Travesty is John Hawkes's most extreme vision of eroticism and comic terror. In the south of France, an elegant sportscar is speeding through the night, bearing a man, his daughter, and his best friend toward a fatal crash. As he drives, the "privileged man" justifies, in sustained monologue, his firm persuasion that willed destruction is the ultimate act of poetic imagination. "What I have in mind is an 'accident' so perfectly contrived that it will be unique, spectacular and instantaneous, a physical counterpart to that vision in which it was in fact conceived."

This is the final work in the triad of novels concerned with sex, myth, the imagination, and the absurd. The Blood Oranges (1971) is the acting out of a lyric dream; Death, Sleep & The Traveler (1974) a descent into the depths of psychic darkness to the edge of death; and Travesty an icily comic portrait of the poet as suicide and murderer. It is one of the most cruelly and brilliantly ironic works to be found in contemporary literature.


No, no, Henri. Hands off the wheel. Please. It is too late. After all, at one hundred and forty-nine kilometers per hour on a country road in the darkest quarter of the night, surely it is obvious that your slightest effort to wrench away the wheel will pitch us into the toneless world of highway tragedy even more quickly than I have planned. And you will not believe it, but we are still accelerating.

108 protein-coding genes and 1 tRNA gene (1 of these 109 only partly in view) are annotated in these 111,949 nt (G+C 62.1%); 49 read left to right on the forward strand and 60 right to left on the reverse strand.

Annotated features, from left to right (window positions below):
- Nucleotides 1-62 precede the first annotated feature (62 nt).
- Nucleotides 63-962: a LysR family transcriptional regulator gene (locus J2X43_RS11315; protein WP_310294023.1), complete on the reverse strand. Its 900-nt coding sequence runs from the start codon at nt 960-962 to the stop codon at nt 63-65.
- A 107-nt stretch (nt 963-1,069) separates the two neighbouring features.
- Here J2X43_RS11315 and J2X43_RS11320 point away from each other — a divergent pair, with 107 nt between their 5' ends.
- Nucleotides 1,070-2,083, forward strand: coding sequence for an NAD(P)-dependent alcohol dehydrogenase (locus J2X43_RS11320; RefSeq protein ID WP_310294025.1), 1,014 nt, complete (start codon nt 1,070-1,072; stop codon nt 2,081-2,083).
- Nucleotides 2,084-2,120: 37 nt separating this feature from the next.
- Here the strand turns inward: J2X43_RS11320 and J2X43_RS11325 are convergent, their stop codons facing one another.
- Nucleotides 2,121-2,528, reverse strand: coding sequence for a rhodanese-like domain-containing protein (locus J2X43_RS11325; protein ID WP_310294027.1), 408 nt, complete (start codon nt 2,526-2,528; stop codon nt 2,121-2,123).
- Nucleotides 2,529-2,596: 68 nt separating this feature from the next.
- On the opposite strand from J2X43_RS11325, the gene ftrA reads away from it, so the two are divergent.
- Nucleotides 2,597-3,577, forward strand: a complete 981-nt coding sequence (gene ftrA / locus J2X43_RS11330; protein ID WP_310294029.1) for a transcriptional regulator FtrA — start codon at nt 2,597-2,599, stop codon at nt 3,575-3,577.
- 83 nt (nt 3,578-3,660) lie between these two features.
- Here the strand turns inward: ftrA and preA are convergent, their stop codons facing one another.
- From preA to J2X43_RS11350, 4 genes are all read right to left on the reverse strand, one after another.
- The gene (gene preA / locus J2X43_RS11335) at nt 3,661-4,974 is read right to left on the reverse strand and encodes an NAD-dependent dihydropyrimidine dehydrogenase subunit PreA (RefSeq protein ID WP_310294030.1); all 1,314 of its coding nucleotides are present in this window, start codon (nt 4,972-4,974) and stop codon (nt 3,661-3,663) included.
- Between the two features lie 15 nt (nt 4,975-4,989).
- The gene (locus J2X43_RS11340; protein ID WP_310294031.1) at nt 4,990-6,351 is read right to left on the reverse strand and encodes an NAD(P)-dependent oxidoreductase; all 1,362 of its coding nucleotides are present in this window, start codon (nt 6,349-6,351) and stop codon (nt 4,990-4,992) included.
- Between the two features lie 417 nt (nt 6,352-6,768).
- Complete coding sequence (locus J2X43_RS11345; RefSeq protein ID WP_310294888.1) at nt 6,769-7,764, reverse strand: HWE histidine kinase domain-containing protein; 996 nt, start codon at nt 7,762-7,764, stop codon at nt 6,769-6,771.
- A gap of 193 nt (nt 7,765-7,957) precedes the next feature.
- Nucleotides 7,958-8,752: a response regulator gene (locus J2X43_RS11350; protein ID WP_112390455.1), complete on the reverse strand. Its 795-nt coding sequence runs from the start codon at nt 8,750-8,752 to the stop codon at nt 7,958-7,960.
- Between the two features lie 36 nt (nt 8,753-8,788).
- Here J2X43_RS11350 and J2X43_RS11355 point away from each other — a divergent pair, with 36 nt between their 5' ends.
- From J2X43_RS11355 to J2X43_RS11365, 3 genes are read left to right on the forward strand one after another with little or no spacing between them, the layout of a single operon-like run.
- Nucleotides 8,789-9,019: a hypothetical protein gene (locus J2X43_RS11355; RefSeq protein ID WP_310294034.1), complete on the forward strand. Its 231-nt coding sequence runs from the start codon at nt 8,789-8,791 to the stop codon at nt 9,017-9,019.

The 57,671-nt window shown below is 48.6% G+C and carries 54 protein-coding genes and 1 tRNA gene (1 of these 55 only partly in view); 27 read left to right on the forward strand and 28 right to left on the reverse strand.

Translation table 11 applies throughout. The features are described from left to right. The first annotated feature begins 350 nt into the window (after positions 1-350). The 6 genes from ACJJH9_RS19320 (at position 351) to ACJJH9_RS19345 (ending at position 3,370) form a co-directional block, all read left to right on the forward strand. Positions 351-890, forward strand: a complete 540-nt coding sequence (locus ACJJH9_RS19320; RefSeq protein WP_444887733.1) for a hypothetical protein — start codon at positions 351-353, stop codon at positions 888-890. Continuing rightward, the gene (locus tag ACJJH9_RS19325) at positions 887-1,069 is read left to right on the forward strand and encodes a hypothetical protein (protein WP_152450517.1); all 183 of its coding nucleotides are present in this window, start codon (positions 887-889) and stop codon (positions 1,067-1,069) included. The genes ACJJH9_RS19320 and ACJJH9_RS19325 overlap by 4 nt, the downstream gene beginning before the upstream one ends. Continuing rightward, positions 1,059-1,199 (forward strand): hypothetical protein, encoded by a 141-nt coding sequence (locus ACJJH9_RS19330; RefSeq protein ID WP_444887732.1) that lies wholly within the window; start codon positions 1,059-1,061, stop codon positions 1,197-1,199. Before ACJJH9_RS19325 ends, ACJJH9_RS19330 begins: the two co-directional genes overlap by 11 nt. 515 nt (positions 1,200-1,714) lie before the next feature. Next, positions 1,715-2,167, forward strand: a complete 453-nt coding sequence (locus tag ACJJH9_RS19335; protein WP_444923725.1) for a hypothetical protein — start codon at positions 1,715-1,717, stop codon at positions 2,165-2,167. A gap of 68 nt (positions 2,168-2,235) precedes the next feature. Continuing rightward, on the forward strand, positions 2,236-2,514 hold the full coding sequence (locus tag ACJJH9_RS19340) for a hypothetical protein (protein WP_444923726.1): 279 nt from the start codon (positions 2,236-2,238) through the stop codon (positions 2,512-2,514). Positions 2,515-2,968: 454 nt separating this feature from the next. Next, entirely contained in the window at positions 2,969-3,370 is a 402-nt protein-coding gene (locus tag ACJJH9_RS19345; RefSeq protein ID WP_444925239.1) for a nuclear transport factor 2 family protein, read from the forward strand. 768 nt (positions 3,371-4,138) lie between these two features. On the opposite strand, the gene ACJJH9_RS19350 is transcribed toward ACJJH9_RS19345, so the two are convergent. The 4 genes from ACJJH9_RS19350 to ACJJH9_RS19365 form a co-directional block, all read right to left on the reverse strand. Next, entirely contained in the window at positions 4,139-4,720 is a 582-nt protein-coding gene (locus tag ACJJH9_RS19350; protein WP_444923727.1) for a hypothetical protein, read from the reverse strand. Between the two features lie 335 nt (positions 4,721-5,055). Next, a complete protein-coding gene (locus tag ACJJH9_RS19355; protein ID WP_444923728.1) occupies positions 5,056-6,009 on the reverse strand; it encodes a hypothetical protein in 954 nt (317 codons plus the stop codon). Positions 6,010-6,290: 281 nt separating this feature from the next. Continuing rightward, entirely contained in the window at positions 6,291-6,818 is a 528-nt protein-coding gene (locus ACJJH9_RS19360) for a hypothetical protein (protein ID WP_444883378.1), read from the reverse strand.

As for you, Chantal, you must beware. You must obey your Papa. You must sit back in your seat and fasten your belt and stop crying. And Chantal, no more beating the driver about the shoulders or shaking his arm. Emulate Henri, my poor Chantal, and control yourself.

But see how we fly! And the curves, how sharp and numerous they are! The geometries of joy!

At least you are in the hands of an expert driver.

So you are going to relax, cher ami. You are determined to hide your trembling, achieve a few moments of silence, begin smoking one of your delightful cigarettes, and then after this appropriate expenditure of precious time and in the midst of your composure, then you will attempt to dissuade me, to talk me back to sanity (as you will express the idea), to appeal to my kindness and good sense. I approve. I am listening. The hour is yours. But of course you may use the lighter. Only reach for it slowly and keep in mind my warning. Do not be deceived by my good nature. I am as serious as a sheet of flame.

As for you, Chantal, you must stop that sobbing. I will not say it again. Don’t you know that Papa loves you? Not many young women have the opportunity of passing their last minutes in the company of lover and loving Papa both. The black night, the speeding car, the three of us, a glimpse of early snow curled in the roots of a fleeting roadside tree—it is a warm and comfortable way to go, Chantal. You must not be afraid.

And to think that we used to call her the “porno brat.” Yes, our own Chantal—no sooner was she able to . . .

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